In 2019, the jury found in Vroegh’s favor on his sex discrimination and gender identity discrimination claims against the DOC with regard to the locker room and restrooms. For those claims, the jury awarded $100,000 in emotional distress damages.
The jury also found in Vroegh’s favor on his sex discrimination and gender identity discrimination claims against the Iowa Department of Administrative Services for denying him health insurance coverage. For these claims, the jury awarded $20,000 in emotional distress damages.
The court then awarded Vroegh attorney fees of $348,227.
Court rebuffs claims of controversy, mutual agreement
On appeal, the state claimed it had two non-discriminatory reasons to deny Vroegh restroom access: Wachtendorf was concerned about other staff members’ potential reaction to a transgender man using the facilities, and Wachtendorf had reached an agreement with Vroegh to use the unisex restrooms in the adjacent building.
In its ruling, the Supreme Court said that as to the state’s first reason, “discriminatory action doesn’t somehow shed its unlawfulness simply because it’s done to placate the real or perceived biases of others … If that were reason enough, surely much discrimination that our laws now outlaw could continue unabated under the guise of appeasing the discriminatory sensibilities of others.”
As to the state’s second reason for denying use of the men’s facilities, the court said Vroegh didn’t waive his rights under the Iowa Civil Rights Act by agreeing to use the unisex restrooms at least on a temporary basis. Those rights cannot be bargained away, the court said, even if all the parties are in agreement and acting in concert.
Court: Motive doesn’t matter
In its appeal, the state also argued the district court erred in refusing to let the DOC introduce evidence of Vroegh’s motive to sue by barring evidence of statements Vroegh had made about the warden “nailing her coffin” and his desire to put her “head on a stake.”
The state argued the evidence showed Vroegh was motivated by “vengeance” rather than “true emotional turmoil.” In its ruling, the Supreme Court said a party’s motive in bringing a lawsuit is generally irrelevant to resolving the claims on their merits.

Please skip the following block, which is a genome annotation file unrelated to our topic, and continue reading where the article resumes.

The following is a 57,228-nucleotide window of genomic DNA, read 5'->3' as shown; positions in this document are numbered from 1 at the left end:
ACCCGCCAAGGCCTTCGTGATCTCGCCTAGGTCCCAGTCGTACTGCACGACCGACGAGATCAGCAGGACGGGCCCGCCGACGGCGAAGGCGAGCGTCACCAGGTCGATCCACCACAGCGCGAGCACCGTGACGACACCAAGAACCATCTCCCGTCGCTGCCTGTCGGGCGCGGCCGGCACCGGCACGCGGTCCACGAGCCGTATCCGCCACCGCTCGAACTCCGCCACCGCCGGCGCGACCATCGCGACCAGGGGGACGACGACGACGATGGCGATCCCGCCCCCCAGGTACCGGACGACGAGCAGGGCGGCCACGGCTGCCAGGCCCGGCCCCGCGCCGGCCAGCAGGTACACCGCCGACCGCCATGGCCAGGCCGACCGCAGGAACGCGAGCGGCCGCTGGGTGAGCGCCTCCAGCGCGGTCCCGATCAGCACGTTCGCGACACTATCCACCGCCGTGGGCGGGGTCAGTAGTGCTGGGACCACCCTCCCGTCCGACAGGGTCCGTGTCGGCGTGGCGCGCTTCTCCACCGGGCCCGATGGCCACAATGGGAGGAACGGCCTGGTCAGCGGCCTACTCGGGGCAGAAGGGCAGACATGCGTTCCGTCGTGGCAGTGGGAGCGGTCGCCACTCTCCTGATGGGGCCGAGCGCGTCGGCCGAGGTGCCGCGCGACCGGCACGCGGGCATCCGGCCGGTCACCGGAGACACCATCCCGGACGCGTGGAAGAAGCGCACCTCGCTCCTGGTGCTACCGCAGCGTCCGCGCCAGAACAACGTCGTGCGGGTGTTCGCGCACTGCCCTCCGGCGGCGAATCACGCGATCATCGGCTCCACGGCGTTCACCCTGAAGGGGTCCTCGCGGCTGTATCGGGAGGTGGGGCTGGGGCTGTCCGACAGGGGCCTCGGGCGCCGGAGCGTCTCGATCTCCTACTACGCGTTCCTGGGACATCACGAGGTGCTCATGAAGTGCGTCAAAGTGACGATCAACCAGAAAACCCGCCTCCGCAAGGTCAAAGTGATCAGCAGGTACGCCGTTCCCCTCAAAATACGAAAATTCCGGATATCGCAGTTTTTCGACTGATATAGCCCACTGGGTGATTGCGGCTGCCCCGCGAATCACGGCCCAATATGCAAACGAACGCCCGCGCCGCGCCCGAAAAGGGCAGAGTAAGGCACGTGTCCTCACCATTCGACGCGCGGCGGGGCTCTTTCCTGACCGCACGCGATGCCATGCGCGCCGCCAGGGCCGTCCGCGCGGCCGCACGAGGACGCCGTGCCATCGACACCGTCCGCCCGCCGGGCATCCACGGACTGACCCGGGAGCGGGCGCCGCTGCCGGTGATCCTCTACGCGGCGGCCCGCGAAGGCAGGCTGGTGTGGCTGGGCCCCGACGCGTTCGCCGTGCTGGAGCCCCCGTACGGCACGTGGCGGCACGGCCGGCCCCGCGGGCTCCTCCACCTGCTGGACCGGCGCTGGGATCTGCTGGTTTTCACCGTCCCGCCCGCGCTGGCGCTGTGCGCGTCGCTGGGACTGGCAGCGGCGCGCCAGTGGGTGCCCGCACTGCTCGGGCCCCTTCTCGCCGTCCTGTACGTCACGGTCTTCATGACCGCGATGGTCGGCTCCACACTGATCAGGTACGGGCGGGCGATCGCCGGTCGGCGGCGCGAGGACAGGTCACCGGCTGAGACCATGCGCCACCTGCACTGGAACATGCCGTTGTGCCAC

“There’s no evidence linking the statements to the discrimination that Vroegh alleges,” the court noted, adding that the state had ample opportunity to cross-examine Vroegh about his alleged emotional distress.
The justices dismissed the jury’s verdict as to the sex discrimination claim, but affirmed the jury’s verdict as to the gender-identity discrimination claims, and affirmed the entirety of the jury’s damages award.
Dissenting opinion as to Wellmark’s role
As for Vroegh’s claims against Wellmark, the justices ruled that the claims against the company were “the same ones for which he already won a full judgment against the state,” and so any further pursuit of these claims against Wellmark would be ineffectual.
Justice Brent Appel wrote a dissent on that element of the case, arguing that it appeared Wellmark was a major player in deciding to exclude surgical coverage for gender reassignment.
“The key point here is that up until 2015, the benefits booklets developed by Wellmark had the express exclusion for mental health services for gender dysphoria, and had covered necessary surgeries without any exception for gender dysphoria,” Appel wrote. “Here is the real question: Where did the view that surgery was not covered come from? Who made that decision and when did it occur?”
Appel then pointed to testimony that suggested Wellmark was the driving force in that decision.
“This is clearly not a case where Wellmark simply exercised professional judgment and had nothing to do with the discriminatory action,” Appel wrote. “The inference may be drawn from the evidence, again viewed most favorably to the plaintiff, that Wellmark itself was a significant actor in the unlawful exclusion of surgery for gender dysphoria.”